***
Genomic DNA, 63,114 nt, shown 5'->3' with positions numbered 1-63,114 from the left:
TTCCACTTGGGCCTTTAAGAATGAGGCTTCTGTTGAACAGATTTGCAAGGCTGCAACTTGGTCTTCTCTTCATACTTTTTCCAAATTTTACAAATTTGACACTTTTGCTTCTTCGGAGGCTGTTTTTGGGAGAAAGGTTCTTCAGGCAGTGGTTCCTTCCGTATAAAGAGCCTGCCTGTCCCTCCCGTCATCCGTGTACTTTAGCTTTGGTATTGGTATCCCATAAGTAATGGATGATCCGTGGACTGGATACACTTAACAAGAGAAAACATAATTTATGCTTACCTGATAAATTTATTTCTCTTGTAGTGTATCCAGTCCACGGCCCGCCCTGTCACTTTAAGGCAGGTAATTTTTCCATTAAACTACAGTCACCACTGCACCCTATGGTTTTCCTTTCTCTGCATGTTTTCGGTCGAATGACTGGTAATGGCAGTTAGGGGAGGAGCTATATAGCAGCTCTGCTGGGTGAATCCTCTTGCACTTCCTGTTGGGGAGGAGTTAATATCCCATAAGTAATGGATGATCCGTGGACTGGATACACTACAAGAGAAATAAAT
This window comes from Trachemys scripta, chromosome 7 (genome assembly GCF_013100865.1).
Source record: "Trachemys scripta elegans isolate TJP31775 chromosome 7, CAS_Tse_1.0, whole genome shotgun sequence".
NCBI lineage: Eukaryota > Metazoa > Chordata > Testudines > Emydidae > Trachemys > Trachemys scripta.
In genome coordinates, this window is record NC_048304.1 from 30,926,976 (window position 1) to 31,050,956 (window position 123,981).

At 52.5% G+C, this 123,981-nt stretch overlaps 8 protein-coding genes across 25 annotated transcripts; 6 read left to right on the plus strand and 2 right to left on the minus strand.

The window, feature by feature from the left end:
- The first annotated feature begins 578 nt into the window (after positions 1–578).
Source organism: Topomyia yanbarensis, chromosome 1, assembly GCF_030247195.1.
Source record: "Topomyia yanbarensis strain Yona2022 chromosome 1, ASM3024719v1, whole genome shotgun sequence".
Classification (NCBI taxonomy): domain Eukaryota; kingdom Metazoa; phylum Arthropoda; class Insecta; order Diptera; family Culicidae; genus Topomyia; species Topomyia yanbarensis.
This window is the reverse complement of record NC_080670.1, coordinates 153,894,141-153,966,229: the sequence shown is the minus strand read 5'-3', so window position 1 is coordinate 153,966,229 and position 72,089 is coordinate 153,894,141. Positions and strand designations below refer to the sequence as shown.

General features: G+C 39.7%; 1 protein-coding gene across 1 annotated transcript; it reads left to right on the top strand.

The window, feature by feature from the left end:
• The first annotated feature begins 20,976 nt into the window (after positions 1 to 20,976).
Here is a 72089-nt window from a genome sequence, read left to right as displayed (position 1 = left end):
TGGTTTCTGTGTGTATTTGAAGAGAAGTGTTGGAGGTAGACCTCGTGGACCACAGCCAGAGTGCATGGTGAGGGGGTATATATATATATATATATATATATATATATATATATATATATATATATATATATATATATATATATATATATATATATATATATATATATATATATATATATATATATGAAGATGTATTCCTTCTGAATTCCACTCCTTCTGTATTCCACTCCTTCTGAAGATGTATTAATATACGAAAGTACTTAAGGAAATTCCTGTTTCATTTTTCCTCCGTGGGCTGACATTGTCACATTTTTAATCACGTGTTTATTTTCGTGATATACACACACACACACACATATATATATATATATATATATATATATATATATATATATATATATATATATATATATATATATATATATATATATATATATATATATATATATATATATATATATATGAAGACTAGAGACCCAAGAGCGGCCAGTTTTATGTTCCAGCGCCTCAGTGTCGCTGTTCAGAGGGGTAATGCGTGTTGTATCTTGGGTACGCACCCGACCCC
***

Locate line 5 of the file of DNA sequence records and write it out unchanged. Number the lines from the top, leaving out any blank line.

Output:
NCBI lineage: Eukaryota > Metazoa > Chordata > Testudines > Emydidae > Trachemys > Trachemys scripta.